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March '07

art gallery
New Delhi

Curated by
Johny ML

Column: Version True - Uma Nair

Collecting: Madness Or Passion?

Uma Nair

Eccentric, obsessive and slightly mad, collectors have been responsible for most of the art that we see-collecting is a new pastime for cash rich Indians, with deep pockets for whom collecting has become an exercise in madness rather than passion, the scene is now looking more like a daft circus!

Soon after his work Idol Thief at Hong Kong sold for $ 1,440,000 HK, last year, Subodh Gupta ruminated over the madness for speculation and the newly fired zeal of dealers and buyers for buying an artist's works and selling it even before a year or two lapses in the rush for acquiring a profitable margin. `How does someone who buys a work of art just sell it so that he can get a better margin? This is atrocious! Where is the passion? This is collecting madness!'

In Mumbai Tyeb Mehta echoed the same, `I only read and hear about buyers, there are no collectors anymore. After all collectors collect silently for years, they have a passion about their choices. Today there are so many buyers that the identity of a collector is getting blurred,' says Tyeb.

Looking back at India's top notch collectors, including Delhi's Saatchi, Amit Judge who has now turned gallery person (Bodhi Art) it is imminently clear that , collecting is both a passion and a compulsion – an intimate relationship between research and acquisition. Often there is an additional, incidental, moment that alters a collection's direction, opening new avenues for exploration.

A meticulous attention to detail, manifests itself throughout the patterns of a serious collector's collection, which ranges from exquisite to intricate ,to important  and fine drawings, including  particularly rare and exceptional works by the Progressives.

`Building a collection of this caliber takes a great deal of time and patience, says Rene Hartman another old time collector who prefers to remain silent. Hartman a lover of abstract art says that a serious collector's enthusiasm over the years remains unabated, but a collector collects long before the world wakes up to the artist, and this quest for catching them young  requires considerable energy.
Years ago when he had his first watercolour show in Delhi, it was Vikram Lal who bought Sanjay Bhattacharya's watercolours for Rs 750 each. Another old collector who  pursued his passion for collecting avant-garde art was Romi Chopra whose toilet replete with a walk in closet is lined with sumptuous watercolours of Bhattacharya.

Collectors, continually search for works that move them. Sudip Roy the artist who has a prodigious collection recalls: ' I have always responded strongly to works where the artist had achieved a new vision by breaking through boundaries ... My response to art was immediate. I always knew when I had seen something I wanted because I would stop instantly and look straight at it. At times it was as if the artist had thrown a knife into my heart. A work of art stirs you so that you want to possess it!'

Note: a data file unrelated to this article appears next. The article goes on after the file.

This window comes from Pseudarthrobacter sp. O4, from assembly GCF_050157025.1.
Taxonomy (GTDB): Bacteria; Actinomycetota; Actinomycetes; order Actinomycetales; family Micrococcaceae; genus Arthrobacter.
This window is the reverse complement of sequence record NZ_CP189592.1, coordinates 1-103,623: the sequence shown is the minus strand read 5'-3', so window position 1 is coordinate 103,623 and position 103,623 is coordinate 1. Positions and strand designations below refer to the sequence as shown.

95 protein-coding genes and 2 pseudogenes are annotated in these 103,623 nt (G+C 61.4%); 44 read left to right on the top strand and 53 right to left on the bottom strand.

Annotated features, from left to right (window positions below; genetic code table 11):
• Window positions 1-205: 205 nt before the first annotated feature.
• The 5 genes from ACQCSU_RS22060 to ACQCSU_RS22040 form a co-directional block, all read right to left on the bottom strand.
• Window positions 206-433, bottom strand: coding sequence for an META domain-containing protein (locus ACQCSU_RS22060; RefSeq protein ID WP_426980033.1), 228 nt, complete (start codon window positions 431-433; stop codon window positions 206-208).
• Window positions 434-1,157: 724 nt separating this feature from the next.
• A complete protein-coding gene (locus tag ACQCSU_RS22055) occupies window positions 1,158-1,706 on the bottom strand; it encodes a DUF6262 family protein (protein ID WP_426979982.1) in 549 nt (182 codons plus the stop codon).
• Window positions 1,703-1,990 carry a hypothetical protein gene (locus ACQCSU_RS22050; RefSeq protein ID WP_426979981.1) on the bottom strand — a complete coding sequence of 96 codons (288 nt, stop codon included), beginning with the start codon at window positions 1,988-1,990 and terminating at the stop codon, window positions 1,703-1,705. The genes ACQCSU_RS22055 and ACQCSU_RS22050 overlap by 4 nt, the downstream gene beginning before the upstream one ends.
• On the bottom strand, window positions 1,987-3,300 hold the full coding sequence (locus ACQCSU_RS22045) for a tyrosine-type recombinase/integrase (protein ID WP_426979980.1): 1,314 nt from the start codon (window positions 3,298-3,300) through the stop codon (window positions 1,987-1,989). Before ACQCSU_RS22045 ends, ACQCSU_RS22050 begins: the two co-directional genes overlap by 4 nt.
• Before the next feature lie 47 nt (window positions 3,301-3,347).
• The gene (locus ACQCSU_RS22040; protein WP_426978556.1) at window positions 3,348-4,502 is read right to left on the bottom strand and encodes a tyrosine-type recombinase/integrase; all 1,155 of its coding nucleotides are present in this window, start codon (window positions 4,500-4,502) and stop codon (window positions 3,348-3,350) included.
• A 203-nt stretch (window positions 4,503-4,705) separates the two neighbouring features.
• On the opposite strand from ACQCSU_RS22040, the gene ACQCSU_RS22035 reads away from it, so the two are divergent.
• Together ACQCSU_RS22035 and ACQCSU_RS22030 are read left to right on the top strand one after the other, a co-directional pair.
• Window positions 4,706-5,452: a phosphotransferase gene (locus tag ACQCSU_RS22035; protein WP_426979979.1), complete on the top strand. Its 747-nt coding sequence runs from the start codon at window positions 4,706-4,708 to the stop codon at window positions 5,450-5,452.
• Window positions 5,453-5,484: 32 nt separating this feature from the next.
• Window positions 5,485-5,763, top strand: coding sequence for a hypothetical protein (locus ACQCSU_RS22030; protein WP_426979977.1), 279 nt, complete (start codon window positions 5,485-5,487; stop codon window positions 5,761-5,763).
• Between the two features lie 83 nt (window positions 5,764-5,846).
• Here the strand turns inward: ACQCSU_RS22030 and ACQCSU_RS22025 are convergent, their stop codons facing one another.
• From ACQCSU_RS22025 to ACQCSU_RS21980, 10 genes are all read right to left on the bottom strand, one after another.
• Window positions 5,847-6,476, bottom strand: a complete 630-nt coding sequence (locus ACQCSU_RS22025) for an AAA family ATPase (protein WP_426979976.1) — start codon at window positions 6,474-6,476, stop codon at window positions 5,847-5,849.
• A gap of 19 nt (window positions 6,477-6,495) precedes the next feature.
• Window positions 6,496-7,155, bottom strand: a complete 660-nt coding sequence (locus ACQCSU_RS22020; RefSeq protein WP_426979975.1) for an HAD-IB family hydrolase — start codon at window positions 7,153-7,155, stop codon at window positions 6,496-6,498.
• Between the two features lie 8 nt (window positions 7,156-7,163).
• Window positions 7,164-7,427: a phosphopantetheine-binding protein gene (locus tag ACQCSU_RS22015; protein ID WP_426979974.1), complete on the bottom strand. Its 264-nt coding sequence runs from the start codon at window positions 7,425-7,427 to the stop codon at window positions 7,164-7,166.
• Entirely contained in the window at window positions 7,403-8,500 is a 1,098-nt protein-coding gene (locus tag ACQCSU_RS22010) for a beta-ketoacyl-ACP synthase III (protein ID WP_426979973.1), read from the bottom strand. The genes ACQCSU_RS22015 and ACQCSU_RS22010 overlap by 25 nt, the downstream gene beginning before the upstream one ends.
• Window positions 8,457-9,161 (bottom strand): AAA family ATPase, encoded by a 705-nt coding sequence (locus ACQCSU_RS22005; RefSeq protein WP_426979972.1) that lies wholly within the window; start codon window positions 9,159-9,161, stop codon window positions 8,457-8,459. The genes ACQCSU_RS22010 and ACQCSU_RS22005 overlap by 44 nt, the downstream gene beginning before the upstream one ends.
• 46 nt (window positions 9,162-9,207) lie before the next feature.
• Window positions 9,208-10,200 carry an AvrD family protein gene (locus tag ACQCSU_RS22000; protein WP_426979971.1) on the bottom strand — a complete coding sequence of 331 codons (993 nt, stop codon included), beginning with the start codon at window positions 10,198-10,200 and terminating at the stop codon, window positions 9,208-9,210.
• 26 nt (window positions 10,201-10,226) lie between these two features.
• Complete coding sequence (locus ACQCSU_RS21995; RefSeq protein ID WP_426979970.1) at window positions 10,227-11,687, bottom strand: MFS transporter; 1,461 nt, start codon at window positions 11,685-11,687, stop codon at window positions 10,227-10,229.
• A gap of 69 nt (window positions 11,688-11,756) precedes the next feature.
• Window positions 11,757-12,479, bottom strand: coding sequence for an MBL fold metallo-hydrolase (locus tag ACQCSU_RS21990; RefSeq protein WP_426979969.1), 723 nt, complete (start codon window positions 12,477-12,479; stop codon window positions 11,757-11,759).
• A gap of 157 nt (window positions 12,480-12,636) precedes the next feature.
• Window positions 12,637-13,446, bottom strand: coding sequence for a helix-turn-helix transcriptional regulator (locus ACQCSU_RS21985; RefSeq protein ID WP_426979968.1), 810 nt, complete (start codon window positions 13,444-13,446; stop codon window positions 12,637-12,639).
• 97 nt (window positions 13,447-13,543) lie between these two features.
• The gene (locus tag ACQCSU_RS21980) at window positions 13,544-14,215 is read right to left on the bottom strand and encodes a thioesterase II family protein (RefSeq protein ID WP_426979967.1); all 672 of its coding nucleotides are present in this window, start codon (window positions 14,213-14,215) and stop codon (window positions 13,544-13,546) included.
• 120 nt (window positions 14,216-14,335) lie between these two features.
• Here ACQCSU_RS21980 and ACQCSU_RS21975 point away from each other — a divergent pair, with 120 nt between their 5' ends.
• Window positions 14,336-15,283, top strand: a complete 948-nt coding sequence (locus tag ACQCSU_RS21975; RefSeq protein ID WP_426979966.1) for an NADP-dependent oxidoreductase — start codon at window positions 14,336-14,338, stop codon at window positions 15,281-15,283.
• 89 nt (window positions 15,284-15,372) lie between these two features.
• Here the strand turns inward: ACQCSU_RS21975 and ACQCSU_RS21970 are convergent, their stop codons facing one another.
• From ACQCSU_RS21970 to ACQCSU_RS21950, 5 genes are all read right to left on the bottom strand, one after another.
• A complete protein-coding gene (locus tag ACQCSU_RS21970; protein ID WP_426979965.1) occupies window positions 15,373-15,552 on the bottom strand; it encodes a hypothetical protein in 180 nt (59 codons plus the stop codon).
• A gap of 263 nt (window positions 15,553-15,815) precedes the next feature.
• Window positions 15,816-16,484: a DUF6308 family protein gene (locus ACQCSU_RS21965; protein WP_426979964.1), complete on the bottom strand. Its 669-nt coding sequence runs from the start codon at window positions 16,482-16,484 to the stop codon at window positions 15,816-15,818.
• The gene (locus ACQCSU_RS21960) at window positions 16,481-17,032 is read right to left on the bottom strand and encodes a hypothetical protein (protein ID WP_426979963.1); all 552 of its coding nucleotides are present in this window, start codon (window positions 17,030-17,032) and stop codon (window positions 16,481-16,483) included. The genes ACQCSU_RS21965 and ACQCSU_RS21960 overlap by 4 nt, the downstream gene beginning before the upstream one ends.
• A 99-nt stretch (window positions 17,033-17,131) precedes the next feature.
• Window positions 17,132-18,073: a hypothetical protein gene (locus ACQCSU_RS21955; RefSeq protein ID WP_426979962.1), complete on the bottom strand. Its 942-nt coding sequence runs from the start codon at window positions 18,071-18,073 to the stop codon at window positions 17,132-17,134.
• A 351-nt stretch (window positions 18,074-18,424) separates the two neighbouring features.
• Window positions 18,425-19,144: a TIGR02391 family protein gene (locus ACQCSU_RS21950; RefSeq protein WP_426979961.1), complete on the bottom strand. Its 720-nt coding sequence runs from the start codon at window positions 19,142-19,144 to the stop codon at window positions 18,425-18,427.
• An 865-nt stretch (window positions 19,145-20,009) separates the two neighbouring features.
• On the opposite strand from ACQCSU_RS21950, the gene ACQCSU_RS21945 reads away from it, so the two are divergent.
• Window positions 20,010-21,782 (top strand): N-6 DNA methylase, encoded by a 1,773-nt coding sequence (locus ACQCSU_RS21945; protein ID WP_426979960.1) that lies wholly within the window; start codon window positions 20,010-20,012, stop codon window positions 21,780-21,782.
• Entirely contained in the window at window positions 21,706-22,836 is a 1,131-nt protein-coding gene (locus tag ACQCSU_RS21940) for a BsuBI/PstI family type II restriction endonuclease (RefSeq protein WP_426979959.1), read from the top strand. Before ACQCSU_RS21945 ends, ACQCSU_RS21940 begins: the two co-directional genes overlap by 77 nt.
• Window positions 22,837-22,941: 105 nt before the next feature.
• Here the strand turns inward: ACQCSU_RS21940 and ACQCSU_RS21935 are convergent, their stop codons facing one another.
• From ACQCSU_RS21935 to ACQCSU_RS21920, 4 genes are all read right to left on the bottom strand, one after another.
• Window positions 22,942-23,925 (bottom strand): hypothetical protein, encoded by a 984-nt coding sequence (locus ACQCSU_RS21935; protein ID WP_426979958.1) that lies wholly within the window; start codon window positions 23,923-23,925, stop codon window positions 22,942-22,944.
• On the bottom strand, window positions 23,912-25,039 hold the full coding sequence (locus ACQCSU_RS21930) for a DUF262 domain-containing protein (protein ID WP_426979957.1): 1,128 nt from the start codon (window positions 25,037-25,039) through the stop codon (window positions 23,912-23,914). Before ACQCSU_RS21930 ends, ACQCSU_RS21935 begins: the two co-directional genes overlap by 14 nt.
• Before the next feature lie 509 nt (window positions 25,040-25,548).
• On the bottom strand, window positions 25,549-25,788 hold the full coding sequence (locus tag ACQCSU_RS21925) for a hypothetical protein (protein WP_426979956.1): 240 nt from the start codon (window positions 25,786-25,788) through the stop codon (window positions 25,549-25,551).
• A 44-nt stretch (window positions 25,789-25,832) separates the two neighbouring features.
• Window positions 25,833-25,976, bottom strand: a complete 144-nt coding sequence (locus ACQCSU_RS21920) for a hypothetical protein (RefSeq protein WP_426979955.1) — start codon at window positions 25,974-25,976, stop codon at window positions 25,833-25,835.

The Indian art mart sees a distinct divide between buyers and serious collectors. Buyers are the new breed who decides that they will sell a work overnight Those who buy only to sell have made collecting into a maddening exercise that changes all market considerations and sends prices rocketing through the roof.
 But the new trend with auctions shows that even collectors are part of the buy today sell tomorrow speculation. What drives a modern day collector? `Vanity, passion and status!' says a an old time collector. What drives them to sell?`

A collector gets tired of works over a period and when he wants to replenish then they sell,' says Nina Pillai who had put into Triveda 2 brilliant works from her collection. `But the true collector sells only ro invest further into art,' says Pillai.

Interestingly at auctions it is Raza who has swayed heads and counts in auctions in 2006. According to the greatest Raza collector Kunwar Arya Raza has actually trebled and quadrupled in value over the past 6 years. `But only works of value,' says Kunwar who is taking his show to Mumbai Singapore, and Hong Kong next in celebration of 85 years. But collectors and dealers are in control and we have high, low and mediocre art selling astronomical prices. But that doesn't mean everything sells, cautions Pillai who points out the works that went unsold in all auctions.
For this new breed of buyers/dealers, it's a way of controlling what happens to art after they've parted with it—hence, of manipulating its value. Dealers/buyers often rejoice, and collectors despair, that the art world is the last big unregulated business in the world. Prices can be altered by steering works to the right people in the right places.

Yet it's precisely the international auctions as well as Saffronart that have caused such a spike in the value of contemporary art. The frenzy's being fueled by the discrepancy between the primary market price for works of art sold in galleries and the dizzying prices they're likely to reach in the secondary market, particularly at auctions.


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